Sancerre & the Upper Loire Wine Guide: France's Most Diverse and Third Largest Wine Region

The Loire Valley is home to over 4000 wineries that produce a dizzying array of elegant, quality wines. There are racy whites, refreshing rosés, reds that favour fruit over force, and sparkling wines that even rival the neighbouring Champagne region. It is here in the “Garden of France” that you can revel in beautiful summer days, stunning chateaux, and several of France’s most underrated wines.

Sancerre and Loire Wine Region

Over a distance of 60 miles, there is a great variety of geology and climates, and the white wines of the Loire may be dry, semi-sweet, or sweet. The grapes most associated with the Loire wine region are Sauvignon Blanc and Chenin Blanc. At best they have the fresh, light appeal of gooseberries, blackcurrants, and crunchy raw vegetables. The reds, made from the Cabernet grape, have the fruitiness and grape-like taste of Beaujolais but are a little drier. Aside from the Champagne region, the best sparkling wines come from the Loire wine region.

Like the majority of vineyards of France, the Romans were the first to make wine in the Loire. When they conquered Gaul in the 1st century AD, they recognised that the climate and soil were perfect for vines and that the river made a convenient thoroughfare to move goods throughout the Empire.

By the Middle Ages, the Loire was at the heart of France. At the midpoint between the Latin south and the Germanic north, it was where both culture and language met. Monks of the Catholic Church tended the vineyards and the wines gained popularity, especially with the English and the Dutch. The French aristocracy made the Loire a summer retreat in the 15th – 17th centuries, building lavish chateaux and further popularising the local wines.

White Wine grapes of Sancerre

The French Revolution caused big changes in 1789. Building the National Railroad brought both cheaper wines from the south and more exotic selections from Burgundy, Bordeaux and the Languedoc leaving the Loire behind. While the Loire wine region was one of the last regions to be affected by Phylloxera, it was also one of the last to recover.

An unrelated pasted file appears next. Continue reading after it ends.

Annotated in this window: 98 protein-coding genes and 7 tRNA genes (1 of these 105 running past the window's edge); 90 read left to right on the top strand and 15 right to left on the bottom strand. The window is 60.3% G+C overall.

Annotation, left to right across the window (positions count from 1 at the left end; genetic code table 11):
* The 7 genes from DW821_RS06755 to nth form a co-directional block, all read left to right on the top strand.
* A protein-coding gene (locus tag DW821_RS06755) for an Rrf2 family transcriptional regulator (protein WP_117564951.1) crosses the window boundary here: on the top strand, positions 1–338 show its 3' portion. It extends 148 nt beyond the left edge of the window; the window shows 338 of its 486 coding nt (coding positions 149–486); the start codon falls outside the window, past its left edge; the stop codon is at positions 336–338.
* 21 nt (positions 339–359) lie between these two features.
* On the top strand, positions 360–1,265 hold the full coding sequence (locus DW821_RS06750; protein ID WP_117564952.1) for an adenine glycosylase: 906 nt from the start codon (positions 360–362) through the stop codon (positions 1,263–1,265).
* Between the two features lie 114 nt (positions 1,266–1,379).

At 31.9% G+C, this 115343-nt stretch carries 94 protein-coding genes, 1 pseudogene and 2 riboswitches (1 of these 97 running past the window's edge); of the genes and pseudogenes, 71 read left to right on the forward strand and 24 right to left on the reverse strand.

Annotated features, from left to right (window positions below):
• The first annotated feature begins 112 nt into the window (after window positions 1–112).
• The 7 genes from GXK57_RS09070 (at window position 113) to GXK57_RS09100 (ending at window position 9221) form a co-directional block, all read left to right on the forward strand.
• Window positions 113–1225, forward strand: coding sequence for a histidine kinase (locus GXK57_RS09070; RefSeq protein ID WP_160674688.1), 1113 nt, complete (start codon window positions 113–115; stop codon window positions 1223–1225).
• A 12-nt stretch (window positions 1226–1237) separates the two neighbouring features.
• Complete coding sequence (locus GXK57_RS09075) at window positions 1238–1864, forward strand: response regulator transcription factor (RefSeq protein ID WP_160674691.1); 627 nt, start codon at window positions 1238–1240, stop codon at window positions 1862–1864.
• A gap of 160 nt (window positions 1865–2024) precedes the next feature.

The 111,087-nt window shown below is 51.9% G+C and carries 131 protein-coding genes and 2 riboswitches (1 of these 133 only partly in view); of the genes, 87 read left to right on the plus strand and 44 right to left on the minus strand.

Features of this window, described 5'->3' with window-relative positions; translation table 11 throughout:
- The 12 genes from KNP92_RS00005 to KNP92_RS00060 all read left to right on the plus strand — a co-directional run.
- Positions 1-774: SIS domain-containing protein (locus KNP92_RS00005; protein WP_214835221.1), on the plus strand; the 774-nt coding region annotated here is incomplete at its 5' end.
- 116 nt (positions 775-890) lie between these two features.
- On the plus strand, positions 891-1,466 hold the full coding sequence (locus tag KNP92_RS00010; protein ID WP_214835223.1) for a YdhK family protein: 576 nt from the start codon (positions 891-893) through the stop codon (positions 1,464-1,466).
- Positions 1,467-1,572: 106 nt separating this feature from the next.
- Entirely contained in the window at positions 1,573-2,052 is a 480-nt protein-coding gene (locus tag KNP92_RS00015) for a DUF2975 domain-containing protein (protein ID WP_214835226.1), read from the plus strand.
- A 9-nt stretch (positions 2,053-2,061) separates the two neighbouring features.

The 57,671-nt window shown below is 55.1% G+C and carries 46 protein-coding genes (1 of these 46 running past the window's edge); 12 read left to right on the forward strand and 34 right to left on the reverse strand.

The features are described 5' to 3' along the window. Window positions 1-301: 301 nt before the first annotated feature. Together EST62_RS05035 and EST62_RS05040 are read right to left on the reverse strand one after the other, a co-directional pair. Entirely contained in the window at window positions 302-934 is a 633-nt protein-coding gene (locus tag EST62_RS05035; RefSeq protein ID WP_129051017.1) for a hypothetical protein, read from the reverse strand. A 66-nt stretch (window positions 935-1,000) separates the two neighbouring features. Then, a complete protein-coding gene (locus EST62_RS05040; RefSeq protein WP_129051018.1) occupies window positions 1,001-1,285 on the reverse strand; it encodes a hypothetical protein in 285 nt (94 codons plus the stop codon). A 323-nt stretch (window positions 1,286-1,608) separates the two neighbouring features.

When the Appellation d’Origin Contrôlée (AOC) was introduced in 1935, the Loire Valley was recognised as a region of quality. Today it has 69 AOP’s (official designations), which make up 75% of the wine production.

The Upper (Centre) Loire may be the smallest, but it is home to the most famous Loire appellations – Sancerre wine and Pouilly-Fumé wine. The Sauvignon Blanc from these two areas are emulated throughout the wine world.

In many ways, the Sancerre wine region has more in common with the Burgundy region of Chablis, (only 70 miles to the east), than with the rest of the Loire Valley. The climate is what can be called semi-continental with big differences between the day and night-time. Frost is always a concern during spring, and fog engulfs the valley during the autumn.

White grape varieties include Sauvignon Blanc, Chasselas, Pinot Gris and Sacy. Red grape varieties include Pinot Noir and Gamay.

The Upper Loire is closest to the source of the Loire River in the Massif Central Mountains and the majority of the vineyards are found along the river where they take advantage of its temperature moderating influence.

Sancerre white wine

Sancerre Wine

Sancerre is the most recognizable appellation for French Sauvignon Blanc in the Loire Valley. The Sancerre wine region’s rolling limestone hills and semi-continental climate deliver richly textured Sauvignon Blanc wines with ripe gooseberry aromas, bracing acidity, and flinty-smoke flavours.

The soils vary quite a bit with three distinct soil types, all found atop a base of Kimmeridgian Limestone, the same as Chablis, parts of Champagne, and the white cliffs of Dover.

Terre Blanche is a mix of clay, Kimmeridgian limestone and oyster shells, creating wines that are fruity, ageable and angular with high acidity.

Caillotes features small pebbles of Oxfordian limestone and yields wines with delicate perfume and less structure than Terre Blanche. Silex, or flint, lends a smoky, gunflint quality to the grapes.